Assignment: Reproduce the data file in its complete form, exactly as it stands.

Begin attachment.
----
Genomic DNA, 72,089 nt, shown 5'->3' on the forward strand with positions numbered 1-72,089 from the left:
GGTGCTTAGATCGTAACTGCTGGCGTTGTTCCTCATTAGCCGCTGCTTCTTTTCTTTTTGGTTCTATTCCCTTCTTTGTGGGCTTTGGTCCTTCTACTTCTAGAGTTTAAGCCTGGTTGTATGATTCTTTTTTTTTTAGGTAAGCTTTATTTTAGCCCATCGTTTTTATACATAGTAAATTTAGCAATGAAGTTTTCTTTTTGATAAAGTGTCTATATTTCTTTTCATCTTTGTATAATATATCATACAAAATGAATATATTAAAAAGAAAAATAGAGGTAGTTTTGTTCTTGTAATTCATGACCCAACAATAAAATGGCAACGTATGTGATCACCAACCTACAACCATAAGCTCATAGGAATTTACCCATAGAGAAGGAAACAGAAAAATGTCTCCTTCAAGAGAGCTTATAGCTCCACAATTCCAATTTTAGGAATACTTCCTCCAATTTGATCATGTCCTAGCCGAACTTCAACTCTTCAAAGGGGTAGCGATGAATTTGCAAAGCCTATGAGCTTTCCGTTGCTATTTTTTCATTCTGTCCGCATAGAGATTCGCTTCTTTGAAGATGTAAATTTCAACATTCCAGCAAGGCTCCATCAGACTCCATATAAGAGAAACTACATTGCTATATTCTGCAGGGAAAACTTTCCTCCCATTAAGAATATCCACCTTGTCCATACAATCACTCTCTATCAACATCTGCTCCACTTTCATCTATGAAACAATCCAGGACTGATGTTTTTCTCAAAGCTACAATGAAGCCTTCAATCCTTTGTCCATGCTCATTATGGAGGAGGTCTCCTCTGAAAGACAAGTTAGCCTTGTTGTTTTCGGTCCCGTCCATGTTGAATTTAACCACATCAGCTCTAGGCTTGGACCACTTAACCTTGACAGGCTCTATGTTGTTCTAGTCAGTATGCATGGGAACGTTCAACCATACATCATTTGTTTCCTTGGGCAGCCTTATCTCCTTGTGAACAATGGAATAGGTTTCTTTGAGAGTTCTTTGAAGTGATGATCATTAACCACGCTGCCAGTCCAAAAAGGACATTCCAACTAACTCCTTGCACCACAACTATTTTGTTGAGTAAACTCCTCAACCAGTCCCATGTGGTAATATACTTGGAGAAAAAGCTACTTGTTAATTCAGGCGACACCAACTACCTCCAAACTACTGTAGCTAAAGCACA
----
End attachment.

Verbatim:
Genomic DNA, 72,089 nt, shown 5'->3' on the forward strand with positions numbered 1-72,089 from the left:
GGTGCTTAGATCGTAACTGCTGGCGTTGTTCCTCATTAGCCGCTGCTTCTTTTCTTTTTGGTTCTATTCCCTTCTTTGTGGGCTTTGGTCCTTCTACTTCTAGAGTTTAAGCCTGGTTGTATGATTCTTTTTTTTTTAGGTAAGCTTTATTTTAGCCCATCGTTTTTATACATAGTAAATTTAGCAATGAAGTTTTCTTTTTGATAAAGTGTCTATATTTCTTTTCATCTTTGTATAATATATCATACAAAATGAATATATTAAAAAGAAAAATAGAGGTAGTTTTGTTCTTGTAATTCATGACCCAACAATAAAATGGCAACGTATGTGATCACCAACCTACAACCATAAGCTCATAGGAATTTACCCATAGAGAAGGAAACAGAAAAATGTCTCCTTCAAGAGAGCTTATAGCTCCACAATTCCAATTTTAGGAATACTTCCTCCAATTTGATCATGTCCTAGCCGAACTTCAACTCTTCAAAGGGGTAGCGATGAATTTGCAAAGCCTATGAGCTTTCCGTTGCTATTTTTTCATTCTGTCCGCATAGAGATTCGCTTCTTTGAAGATGTAAATTTCAACATTCCAGCAAGGCTCCATCAGACTCCATATAAGAGAAACTACATTGCTATATTCTGCAGGGAAAACTTTCCTCCCATTAAGAATATCCACCTTGTCCATACAATCACTCTCTATCAACATCTGCTCCACTTTCATCTATGAAACAATCCAGGACTGATGTTTTTCTCAAAGCTACAATGAAGCCTTCAATCCTTTGTCCATGCTCATTATGGAGGAGGTCTCCTCTGAAAGACAAGTTAGCCTTGTTGTTTTCGGTCCCGTCCATGTTGAATTTAACCACATCAGCTCTAGGCTTGGACCACTTAACCTTGACAGGCTCTATGTTGTTCTAGTCAGTATGCATGGGAACGTTCAACCATACATCATTTGTTTCCTTGGGCAGCCTTATCTCCTTGTGAACAATGGAATAGGTTTCTTTGAGAGTTCTTTGAAGTGATGATCATTAACCACGCTGCCAGTCCAAAAAGGACATTCCAACTAACTCCTTGCACCACAACTATTTTGTTGAGTAAACTCCTCAACCAGTCCCATGTGGTAATATACTTGGAGAAAAAGCTACTTGTTAATTCAGGCGACACCAACTACCTCCAAACTACTGTAGCTAAAGCACA